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What is a fair real estate fee in this situation?
Old 09-07-2014, 04:14 PM   #1
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What is a fair real estate fee in this situation?

So what would you do in this situation??

We were working towards an owner to owner agreement on trading our houses. In parallel with that we had discussed possibly listing our house, assuming that the trade was not going to go through. By the time we met with our real estate agent, it was clear that the trade was very likely.

Since the agent had come prepared with comps and done a little homework, we indicated that we could still use her services, and we would pay her something fair. She is a friend of a close family member, and we did not want to take advantage of her. However, we were very disappointed in her comps, since a couple of the “solds” were 12 years old. And she wanted to list higher than the house next door, which has not sold, and we felt was over-priced. My wife is a former real estate agent, and we have sold many homes by owner, so we know listings are not good comps.

The agent said she had a situation with a client and that they drug her all over to look at builders, reviewed blue prints, etc. She was paid $1500 for that, and she indicated that helping with a For Sale by Owner is 1%. Given we were doing all of the legwork on this transaction. I was thinking on the order of $500.

So without any assistance from the agent, the buyer/seller and us agreed on terms, logistics of the move, etc. At this point I asked our agent to send me two purchase agreements, one with our price, and one with their price. It took her 10 minutes to do this.

We met again with the buyer/seller, hashed out more details, and signed the documents, all without the agent. They made it clear that they would not pay our agent, and that an agent who was a friend of theirs would help them if they needed it.

I relayed all of this to our agent. She said she decided that the fee would be 1% of both properties, which would be $1600. I was quite surprised, and I told her that she won’t be doing anything with the sale of the property we are buying, and that we would be willing to give her 1% of our sale only. I told her we could handle both sales from here, including the mortgage, inspections, and title insurance.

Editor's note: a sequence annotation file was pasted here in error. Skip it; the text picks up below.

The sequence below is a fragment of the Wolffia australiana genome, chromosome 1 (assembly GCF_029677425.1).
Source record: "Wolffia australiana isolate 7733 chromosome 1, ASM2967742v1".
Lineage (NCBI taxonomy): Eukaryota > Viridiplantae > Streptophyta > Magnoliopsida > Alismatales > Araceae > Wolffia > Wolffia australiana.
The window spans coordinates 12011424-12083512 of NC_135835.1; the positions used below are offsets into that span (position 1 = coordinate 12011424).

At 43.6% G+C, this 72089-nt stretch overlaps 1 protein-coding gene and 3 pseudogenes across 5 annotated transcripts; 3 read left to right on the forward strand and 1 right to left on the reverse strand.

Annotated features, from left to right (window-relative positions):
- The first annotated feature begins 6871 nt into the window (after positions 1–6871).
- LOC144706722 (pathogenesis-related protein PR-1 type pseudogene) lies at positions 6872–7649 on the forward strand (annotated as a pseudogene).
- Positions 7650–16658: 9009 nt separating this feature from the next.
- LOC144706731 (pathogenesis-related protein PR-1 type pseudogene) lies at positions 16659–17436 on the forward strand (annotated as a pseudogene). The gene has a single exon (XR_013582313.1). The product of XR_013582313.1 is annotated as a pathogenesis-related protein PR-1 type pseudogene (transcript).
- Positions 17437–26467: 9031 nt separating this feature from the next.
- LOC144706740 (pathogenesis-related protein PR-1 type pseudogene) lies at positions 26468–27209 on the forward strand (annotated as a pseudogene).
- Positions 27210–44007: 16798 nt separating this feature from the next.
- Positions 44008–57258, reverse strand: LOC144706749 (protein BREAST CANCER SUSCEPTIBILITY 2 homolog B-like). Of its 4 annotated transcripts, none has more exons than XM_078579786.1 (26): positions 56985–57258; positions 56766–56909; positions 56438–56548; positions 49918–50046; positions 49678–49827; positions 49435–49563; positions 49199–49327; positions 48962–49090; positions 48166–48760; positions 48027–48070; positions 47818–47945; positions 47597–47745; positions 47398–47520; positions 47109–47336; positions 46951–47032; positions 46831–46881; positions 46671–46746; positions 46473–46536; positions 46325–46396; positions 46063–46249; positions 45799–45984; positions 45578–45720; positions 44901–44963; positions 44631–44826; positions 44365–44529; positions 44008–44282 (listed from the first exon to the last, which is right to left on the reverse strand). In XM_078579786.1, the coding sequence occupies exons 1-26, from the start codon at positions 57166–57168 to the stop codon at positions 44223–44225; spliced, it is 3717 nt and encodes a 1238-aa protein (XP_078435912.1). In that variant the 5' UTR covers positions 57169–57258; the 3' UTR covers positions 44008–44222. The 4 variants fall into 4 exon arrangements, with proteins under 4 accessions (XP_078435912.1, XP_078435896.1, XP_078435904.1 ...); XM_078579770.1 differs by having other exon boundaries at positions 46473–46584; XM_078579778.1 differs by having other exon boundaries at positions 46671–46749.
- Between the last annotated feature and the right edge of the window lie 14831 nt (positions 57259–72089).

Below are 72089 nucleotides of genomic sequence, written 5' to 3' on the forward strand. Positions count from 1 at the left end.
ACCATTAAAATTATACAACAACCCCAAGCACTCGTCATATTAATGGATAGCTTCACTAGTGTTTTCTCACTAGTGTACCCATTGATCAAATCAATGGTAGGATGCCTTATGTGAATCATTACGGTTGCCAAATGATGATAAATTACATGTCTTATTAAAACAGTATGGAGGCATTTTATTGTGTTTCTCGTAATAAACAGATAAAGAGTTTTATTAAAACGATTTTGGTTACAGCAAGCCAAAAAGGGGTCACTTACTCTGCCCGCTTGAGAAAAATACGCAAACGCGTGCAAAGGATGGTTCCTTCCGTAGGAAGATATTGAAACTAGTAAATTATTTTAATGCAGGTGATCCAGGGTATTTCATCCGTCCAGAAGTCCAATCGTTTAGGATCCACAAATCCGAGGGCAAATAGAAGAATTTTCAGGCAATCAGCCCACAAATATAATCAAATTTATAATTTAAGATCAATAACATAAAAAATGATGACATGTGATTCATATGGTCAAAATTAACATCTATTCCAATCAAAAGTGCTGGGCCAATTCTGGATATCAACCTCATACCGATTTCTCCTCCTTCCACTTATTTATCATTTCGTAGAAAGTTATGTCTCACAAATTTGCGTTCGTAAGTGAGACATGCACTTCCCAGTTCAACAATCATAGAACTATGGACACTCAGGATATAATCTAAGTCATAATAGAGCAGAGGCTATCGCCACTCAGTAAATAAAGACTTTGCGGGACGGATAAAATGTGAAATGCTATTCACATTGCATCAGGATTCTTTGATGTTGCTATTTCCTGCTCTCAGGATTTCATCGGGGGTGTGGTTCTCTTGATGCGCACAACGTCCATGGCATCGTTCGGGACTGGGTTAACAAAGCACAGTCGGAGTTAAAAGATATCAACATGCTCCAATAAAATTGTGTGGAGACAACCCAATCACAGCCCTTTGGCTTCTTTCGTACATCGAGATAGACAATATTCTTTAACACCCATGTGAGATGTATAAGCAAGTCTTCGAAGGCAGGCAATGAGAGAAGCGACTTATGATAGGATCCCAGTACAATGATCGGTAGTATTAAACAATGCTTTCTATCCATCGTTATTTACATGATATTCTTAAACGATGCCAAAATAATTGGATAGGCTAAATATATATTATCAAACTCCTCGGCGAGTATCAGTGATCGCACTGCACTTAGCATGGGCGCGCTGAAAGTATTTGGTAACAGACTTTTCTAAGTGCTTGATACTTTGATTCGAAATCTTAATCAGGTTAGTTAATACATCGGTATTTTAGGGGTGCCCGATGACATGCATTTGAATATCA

A few days went by, and she called my wife, told her the same story, but with a little more anger. My wife did not back down, and told her in a professional way what she thought was fair. The agent then got personal, and insulted my wife about a situation that she knew little about, and was not true. So with my wife nearly crying and furious, we are now in an awkward situation.

I see a few options:

1. Pay her the $750 for what I think is more than fair for minimal work.
2. Pay her the $1600, and write it off as a lesson, and keep peace in the family. This would also avoid a lawsuit, which I would not be surprised about
3. Write a letter to her broker, inform them of the unprofessional service, and pay nothing.

What would you do?



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Old 09-07-2014, 04:38 PM   #2
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I don't know what is "fair" fee, but you have no good options here.....
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Old 09-07-2014, 04:39 PM   #3
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I'd pay her the 1% and feel like you got a real deal. There is a lot of work involved and RE commissions used to be 6%. Now, I realize you came to agreement with the other home owner but there is a ton of paper work involved and if I were your RE agent I'd be upset as well. I've never sold RE but I've bought and sold homes and commercial businesses. RE agents work hard and long hours following thouugh on all the signatures needed by a number of different entities. If you and the other homeowner each hired a lawyer you would spend a lot more money. Get over the personal insults, ask you wife and the RE agent to do the same and enjoy the move!
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Old 09-07-2014, 04:46 PM   #4
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Given the description of her actions and 'services performed' to-date, I would most definitely write a letter to her broker via certified mail and CC her, outlining the exact dates, topics, and conversations you have had with her, and her resulting actions.

I think the problem you ran into is asking her to issue purchase agreements for BOTH properties. If you wanted to do it all yourself between you and the other seller, why would you involve her at all with the other seller's house?


Legally, she and her agent become a liable party involved in both transactions when you ask her to write up a contract. Doesn't matter if all she did was hit "print" and it took her literally 5 seconds - if her company's name is on the contract, they are involved legally in the transaction.

However, I find it interesting that she NEVER had you sign anything until AFTER you and the other seller signed the contracts. AFAIK, any agent will at least make you sign a document stating that you are using them for a transaction (as a buyer and/or a seller). Why she waited until after everything was signed to suggest an amount and/or present you with the invoice/her contract is definitely not right (whether the price is correct is another matter).